“But functional complexity means that we have to think about soil and environmental management under the paradigm of constant care, rather than thinking we can shove the carbon in there and lock it away for good,” he continues. “We have to make sure the soil is plowed correctly, or plowed less, and that we add carbon in the right way, and so on, so that all of these mechanisms we are starting to discover are operating together. At the same time, microorganisms have to eat some of the carbon because the nutrients need to be released or plants can’t live. It’s a tight balance between eating the carbon and storing it.”
Biochar to the Rescue
In another study linked to carbon, Lehmann has been looking at new ways to produce biochar—organic matter heated with the exclusion of oxygen into high-carbon residue through a process known as pyrolysis. Charcoal is a type of biochar that humans have known how to make for thousands of years using wood heated in kilns, but Lehmann and his colleagues are working to upgrade that ancient technology.
Lehmann first became interested in biochar during postdoctoral work in Brazil in the late 1990s. At that time, he learned of an extremely fertile area of the Amazon called Terra Preta de Indio. “The Terra Preta soils are carbon-rich,” he says. “The carbon is very old, mostly composed of biochar. There’s so much biochar that there had to be purposeful charring happening. People must have intended to make these soils.”
Talking with anthropologists and archaeologists, Lehmann and other soil scientists began to realize that the soils must have been made by a sophisticated, complex society that depended on agriculture to sustain a large population in an environment that normally wouldn’t be conducive to cropping. Even though the advanced civilization is gone, the soils they created remain. “We learned from this,” Lehmann says. “This biochar works amazingly well to improve the soil, and it lasts from one to two orders of magnitude longer in soils than anything else does. This makes it a very good candidate for climate change mitigation.”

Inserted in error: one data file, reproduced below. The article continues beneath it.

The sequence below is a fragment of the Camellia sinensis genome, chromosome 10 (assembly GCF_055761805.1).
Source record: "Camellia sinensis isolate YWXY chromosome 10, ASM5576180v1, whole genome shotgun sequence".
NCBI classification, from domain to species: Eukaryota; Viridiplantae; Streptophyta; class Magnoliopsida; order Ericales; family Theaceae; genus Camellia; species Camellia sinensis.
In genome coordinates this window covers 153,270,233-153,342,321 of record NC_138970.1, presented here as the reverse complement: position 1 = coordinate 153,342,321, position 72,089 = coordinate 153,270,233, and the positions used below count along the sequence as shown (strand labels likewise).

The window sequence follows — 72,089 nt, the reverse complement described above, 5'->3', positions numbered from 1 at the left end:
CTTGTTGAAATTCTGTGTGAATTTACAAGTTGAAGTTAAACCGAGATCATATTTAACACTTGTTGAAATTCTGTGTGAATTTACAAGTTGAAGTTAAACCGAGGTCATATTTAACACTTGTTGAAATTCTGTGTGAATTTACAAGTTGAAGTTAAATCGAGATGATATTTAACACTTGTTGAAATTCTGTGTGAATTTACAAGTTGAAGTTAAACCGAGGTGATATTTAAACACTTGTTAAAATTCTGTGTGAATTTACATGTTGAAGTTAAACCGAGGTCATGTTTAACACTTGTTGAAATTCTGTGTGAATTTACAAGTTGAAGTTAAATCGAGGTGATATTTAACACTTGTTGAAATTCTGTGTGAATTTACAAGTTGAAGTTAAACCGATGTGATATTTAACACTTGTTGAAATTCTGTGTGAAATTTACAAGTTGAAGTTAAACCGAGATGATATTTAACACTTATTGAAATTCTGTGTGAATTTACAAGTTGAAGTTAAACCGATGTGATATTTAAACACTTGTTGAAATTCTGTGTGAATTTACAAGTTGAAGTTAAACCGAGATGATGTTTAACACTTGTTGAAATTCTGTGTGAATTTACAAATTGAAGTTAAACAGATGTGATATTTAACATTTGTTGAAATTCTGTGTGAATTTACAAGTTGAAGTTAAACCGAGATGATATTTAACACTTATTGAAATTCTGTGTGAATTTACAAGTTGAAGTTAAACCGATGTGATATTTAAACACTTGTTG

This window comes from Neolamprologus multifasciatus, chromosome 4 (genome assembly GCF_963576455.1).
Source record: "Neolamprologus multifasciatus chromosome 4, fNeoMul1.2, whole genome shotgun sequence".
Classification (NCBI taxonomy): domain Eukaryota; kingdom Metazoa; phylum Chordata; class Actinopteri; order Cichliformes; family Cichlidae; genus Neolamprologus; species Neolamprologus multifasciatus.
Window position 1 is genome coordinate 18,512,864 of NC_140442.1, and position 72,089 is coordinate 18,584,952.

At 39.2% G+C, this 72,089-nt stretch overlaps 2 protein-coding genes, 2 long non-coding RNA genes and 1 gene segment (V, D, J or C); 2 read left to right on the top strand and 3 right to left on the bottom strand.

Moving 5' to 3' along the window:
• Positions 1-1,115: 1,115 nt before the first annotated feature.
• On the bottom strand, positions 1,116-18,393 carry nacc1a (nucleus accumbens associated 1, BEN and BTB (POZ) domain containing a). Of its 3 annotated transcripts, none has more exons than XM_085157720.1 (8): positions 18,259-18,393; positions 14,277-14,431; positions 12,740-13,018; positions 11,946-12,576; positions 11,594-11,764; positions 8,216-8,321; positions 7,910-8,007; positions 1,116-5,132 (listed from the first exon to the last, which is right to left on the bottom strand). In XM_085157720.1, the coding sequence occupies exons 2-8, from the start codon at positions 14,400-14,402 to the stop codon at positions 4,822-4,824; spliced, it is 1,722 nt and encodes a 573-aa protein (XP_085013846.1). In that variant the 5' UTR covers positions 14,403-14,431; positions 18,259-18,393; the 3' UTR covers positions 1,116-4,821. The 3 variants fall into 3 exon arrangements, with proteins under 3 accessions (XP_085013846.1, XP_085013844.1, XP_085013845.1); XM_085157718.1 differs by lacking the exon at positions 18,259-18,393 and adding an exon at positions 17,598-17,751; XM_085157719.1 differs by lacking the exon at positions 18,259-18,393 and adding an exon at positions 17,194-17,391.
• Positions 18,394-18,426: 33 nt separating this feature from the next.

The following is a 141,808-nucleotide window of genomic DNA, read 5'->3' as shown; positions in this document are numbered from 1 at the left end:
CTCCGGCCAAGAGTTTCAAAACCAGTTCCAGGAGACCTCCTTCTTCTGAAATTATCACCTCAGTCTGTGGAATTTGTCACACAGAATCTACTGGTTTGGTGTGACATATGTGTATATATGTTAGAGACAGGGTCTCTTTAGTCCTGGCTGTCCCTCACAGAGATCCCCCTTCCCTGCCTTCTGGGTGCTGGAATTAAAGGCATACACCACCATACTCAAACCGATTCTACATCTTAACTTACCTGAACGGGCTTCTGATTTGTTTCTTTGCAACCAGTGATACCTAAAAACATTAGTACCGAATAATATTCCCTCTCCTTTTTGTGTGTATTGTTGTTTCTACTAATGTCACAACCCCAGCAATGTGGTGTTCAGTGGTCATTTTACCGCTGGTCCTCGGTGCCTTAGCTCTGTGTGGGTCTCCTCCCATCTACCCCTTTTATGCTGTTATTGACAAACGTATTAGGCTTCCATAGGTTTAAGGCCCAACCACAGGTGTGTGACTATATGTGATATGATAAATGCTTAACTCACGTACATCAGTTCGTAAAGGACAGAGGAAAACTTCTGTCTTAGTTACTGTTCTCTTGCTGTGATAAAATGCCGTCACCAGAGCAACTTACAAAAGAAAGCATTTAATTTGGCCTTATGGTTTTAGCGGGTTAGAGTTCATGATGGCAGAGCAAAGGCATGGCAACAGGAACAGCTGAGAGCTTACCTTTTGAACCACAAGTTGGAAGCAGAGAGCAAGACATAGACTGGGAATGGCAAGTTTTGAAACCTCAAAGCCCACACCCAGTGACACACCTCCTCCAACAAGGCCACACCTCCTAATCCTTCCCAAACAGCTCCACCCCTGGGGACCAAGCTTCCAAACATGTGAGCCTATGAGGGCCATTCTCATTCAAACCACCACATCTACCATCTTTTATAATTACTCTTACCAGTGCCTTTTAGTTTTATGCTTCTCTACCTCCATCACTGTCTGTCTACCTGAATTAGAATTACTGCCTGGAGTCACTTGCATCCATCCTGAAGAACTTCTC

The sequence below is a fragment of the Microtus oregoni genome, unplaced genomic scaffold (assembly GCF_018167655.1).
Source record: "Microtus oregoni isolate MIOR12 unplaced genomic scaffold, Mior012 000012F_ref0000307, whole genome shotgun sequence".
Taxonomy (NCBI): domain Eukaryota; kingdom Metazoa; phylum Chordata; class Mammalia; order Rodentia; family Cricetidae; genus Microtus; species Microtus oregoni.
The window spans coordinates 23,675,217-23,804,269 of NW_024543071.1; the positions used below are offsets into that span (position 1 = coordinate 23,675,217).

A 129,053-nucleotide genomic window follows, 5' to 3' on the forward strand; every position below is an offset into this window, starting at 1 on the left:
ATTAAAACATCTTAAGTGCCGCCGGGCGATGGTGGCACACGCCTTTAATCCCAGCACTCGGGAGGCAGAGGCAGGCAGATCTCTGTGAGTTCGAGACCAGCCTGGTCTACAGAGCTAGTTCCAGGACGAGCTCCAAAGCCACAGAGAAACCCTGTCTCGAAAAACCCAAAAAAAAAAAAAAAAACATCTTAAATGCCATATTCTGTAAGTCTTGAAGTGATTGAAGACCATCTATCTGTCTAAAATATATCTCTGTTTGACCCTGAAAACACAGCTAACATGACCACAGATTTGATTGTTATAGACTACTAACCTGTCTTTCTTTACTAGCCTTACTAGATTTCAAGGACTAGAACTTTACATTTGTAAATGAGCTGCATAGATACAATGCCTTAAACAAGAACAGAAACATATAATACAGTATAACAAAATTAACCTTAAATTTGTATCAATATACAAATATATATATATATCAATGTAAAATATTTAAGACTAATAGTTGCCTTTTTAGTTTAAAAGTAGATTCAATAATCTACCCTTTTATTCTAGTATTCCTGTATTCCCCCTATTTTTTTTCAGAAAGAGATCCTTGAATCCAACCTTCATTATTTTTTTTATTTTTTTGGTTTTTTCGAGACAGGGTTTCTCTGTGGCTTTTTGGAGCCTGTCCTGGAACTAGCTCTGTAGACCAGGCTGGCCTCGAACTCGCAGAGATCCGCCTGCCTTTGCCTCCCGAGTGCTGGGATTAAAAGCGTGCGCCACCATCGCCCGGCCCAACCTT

Using the Leland pyrolysis kiln at Cornell—one of the most sophisticated slow-pyrolysis units in the world—the researchers are working out how to produce biochar from biowaste such as chicken droppings, cow manure, cherry pits, and vineyard prunings. At the same time, the process for converting the waste needs to be environmentally sustainable. Put a piece of wood in a traditional kiln, Lehmann points out, and two-thirds goes up in smoke leaving only one-third as biochar.
“It’s a challenge to engineer a new way to process biochar,” he says. “Traditional charcoal kilns release a lot of dirty smoke, but there’s a community of engineers who only want to work with that smoke. They make all kinds of things out of it: liquid transportation fuel, food flavorings, bioplastic. So we soil scientists got together with them to work out how we can make this system a win-win for all of us and use every molecule in the biomass to create something useful.”
Next Up: Soil Nitrogen Cycles
Lehmann isn’t content to rest on the scientific breakthroughs he’s helped foster so far. In another current research project, he’s investigating the microbial and abiotic nitrogen cycles in soil. Both of these are also relevant to climate change. “We’re on to a really interesting story,” he says. “I think we’ll be able to change some very long-held beliefs about how nitrogen ends up in the soil and how it moves from the soil into the plant. There will be a lot of new knowledge created in the next few years, and we want to contribute to it.”